For example, I can read in Exodus 35:2 that someone who works on the Sabbath Day should be put to death, but I can recognize the endorsement of violence as an indication that violence was tolerated in 6th-century B.C.E. Therefore, I prefer to focus on the Bible verses that encapsulate Jesus’s values and promote love, peace and understanding, like Galatians 5:22-23: “The fruit of the Spirit is love, joy, peace, forbearance, kindness, goodness, faithfulness, gentleness and self-control.” This isn’t just willful ignorance or selective reading; it’s an informed analysis that looks at the bigger picture. Similarly, cherry-picked quotes from Islam’s texts are used to justify violence, but these violent quotes entirely miss the point.

Since there is no Muslim equivalent of a pope who gets to have a final say on what the Quran means or what is considered Islamic, there are varied interpretations of Islam. Islam is shaped by those who practice it, and since it is practiced in different countries all over the world by people with different life experiences, there is a wide array of forms and understandings of Islam.

In fact, more than 120 Islamic scholars from around the world published a letter to ISIS saying: “You have misinterpreted Islam into a religion of harshness, brutality, torture and murder. This is a great wrong and an offense to Islam, to Muslims and to the entire world.” Importantly, these scholars used Islamic theological arguments to refute ISIS’s interpretation of Islam. As Nihad Awad, the director of the Council on American Islamic Relations said, “They have a twisted theology. They have relied many times, to mobilize and recruit young people, on classic religious texts that have been misinterpreted and misunderstood.”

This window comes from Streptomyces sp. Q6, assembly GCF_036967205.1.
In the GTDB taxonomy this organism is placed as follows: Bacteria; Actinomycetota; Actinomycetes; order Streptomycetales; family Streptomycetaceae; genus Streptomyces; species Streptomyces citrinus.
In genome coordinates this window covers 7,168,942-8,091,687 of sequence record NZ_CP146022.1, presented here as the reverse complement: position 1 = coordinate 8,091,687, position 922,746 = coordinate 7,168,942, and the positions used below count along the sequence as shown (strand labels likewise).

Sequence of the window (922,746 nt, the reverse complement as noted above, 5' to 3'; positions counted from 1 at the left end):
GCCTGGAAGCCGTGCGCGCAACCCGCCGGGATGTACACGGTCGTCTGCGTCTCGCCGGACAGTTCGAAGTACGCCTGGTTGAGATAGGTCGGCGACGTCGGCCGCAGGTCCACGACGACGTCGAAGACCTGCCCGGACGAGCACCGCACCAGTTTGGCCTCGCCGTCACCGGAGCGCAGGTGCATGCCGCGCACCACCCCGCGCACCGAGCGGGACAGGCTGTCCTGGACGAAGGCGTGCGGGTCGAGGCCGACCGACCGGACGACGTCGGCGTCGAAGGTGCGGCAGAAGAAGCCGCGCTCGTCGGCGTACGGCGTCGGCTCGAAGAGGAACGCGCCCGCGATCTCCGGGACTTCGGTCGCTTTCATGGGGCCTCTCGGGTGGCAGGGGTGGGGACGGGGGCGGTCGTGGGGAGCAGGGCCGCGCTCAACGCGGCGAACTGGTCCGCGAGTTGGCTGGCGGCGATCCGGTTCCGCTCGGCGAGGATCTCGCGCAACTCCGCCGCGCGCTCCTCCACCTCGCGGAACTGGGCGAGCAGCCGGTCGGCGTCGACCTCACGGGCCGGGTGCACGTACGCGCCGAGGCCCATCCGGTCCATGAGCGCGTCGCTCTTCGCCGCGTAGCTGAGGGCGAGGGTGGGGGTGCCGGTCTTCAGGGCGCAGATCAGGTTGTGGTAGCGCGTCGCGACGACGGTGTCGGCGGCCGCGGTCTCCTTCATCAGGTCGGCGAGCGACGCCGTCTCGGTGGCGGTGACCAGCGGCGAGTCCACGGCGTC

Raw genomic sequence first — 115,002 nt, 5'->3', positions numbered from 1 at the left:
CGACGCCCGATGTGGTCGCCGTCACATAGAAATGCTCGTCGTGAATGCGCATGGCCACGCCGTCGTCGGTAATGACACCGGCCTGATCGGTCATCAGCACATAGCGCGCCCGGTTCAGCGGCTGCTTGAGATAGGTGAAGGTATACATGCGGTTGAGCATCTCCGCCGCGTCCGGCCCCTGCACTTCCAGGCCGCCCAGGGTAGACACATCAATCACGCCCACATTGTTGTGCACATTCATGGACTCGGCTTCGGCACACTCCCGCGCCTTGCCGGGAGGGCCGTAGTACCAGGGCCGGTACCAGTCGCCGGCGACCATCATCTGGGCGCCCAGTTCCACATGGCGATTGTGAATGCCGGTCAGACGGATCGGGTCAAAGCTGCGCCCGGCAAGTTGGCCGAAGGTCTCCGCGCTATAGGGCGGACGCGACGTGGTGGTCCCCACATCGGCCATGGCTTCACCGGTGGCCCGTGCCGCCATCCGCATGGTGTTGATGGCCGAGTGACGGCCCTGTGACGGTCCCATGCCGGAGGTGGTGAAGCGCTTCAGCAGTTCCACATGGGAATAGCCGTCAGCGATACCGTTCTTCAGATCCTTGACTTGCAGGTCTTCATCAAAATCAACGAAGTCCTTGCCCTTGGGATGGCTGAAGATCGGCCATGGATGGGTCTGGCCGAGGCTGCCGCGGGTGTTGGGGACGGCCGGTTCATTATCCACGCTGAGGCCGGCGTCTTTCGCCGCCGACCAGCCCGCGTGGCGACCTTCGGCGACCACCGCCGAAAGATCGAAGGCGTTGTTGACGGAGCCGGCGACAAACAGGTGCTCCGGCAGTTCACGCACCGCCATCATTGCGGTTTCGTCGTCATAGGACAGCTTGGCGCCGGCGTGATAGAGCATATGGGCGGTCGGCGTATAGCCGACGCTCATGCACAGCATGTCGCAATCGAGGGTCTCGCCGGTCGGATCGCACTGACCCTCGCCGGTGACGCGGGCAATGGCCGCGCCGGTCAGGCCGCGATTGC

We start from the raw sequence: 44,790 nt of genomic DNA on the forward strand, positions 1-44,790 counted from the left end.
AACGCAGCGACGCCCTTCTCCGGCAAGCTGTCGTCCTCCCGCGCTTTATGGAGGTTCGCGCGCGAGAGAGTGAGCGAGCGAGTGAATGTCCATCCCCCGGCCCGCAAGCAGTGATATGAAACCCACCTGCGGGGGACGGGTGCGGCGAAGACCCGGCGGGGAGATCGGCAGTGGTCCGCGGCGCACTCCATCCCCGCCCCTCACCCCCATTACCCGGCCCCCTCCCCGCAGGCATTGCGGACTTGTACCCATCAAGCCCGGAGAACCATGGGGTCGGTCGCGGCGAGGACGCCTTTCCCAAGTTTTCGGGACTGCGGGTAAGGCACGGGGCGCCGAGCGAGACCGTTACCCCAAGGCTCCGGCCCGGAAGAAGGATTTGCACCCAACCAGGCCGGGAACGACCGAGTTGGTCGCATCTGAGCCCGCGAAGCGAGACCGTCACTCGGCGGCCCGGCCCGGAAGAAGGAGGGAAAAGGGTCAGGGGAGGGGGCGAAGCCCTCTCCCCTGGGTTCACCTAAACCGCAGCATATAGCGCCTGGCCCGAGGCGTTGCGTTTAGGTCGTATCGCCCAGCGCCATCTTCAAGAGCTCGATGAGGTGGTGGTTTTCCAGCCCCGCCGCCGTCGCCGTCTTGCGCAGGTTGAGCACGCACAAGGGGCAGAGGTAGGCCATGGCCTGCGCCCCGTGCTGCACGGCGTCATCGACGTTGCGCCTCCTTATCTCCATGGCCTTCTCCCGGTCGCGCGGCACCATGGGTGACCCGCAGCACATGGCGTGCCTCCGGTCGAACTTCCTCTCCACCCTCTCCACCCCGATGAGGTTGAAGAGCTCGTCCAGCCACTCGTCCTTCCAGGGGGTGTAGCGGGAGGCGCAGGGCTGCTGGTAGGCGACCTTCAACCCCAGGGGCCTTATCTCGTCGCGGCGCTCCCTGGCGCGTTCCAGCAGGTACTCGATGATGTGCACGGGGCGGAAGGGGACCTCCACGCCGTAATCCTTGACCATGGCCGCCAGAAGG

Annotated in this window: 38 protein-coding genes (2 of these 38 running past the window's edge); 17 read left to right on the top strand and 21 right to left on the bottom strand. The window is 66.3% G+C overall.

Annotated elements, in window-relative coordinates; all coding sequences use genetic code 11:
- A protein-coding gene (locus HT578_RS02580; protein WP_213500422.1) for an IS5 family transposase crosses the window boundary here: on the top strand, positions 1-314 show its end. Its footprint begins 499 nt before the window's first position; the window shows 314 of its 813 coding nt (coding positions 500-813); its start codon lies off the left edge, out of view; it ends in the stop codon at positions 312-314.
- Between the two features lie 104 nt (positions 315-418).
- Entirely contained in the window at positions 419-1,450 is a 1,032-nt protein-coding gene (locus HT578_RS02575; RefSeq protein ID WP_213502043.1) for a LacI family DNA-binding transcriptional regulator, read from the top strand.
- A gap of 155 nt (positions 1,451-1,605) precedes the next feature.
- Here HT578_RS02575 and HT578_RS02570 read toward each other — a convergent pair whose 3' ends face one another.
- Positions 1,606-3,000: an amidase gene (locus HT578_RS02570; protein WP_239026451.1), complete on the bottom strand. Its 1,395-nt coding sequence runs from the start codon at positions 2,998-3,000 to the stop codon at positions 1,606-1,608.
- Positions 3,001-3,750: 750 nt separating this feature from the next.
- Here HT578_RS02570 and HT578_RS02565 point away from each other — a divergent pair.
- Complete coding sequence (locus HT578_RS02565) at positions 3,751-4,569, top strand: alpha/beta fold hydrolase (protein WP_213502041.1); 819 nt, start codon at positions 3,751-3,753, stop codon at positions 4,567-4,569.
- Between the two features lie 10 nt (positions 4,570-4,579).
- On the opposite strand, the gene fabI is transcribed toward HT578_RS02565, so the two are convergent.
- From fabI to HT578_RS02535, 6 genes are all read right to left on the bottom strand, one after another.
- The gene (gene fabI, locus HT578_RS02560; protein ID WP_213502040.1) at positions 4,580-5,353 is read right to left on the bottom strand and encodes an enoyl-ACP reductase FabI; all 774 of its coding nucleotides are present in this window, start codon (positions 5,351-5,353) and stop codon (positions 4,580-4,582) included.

The subjective nature of religion means that it often can be a reflection of each person, group and society that practices it. When I attend Mass in different areas, I often find that churches vary according to the values of each area. In Ann Arbor, for example, my experience at St. Mary’s Catholic Church has shown me a church that values social justice, promotes inclusion and is actively involved in the community. Other churches that I have attended, however, have pushed more conservative agendas. Religion manifests according to the social and cultural conditions in which it is practiced.

Thus, it stands to reason that religious violence says more about the area it emerges from than it does about the religion. ISIS, after all, does not exist in a vacuum. It emerged from the chaos and conflict in Iraq and Syria, and it continues to exploit these factors to gain power and control. So, when examining the intersection of religion and violence, we should not assume that correlation means causation. This means that we should look more critically at ISIS’s claims to Islam instead of taking their propaganda at face value. It also means that the solution to homegrown terrorism in the United States isn’t a blanket ban on Muslim immigration.

Mary Kate Winn can be reached at winnm@umich.edu.

Leave a comment

Your email address will not be published.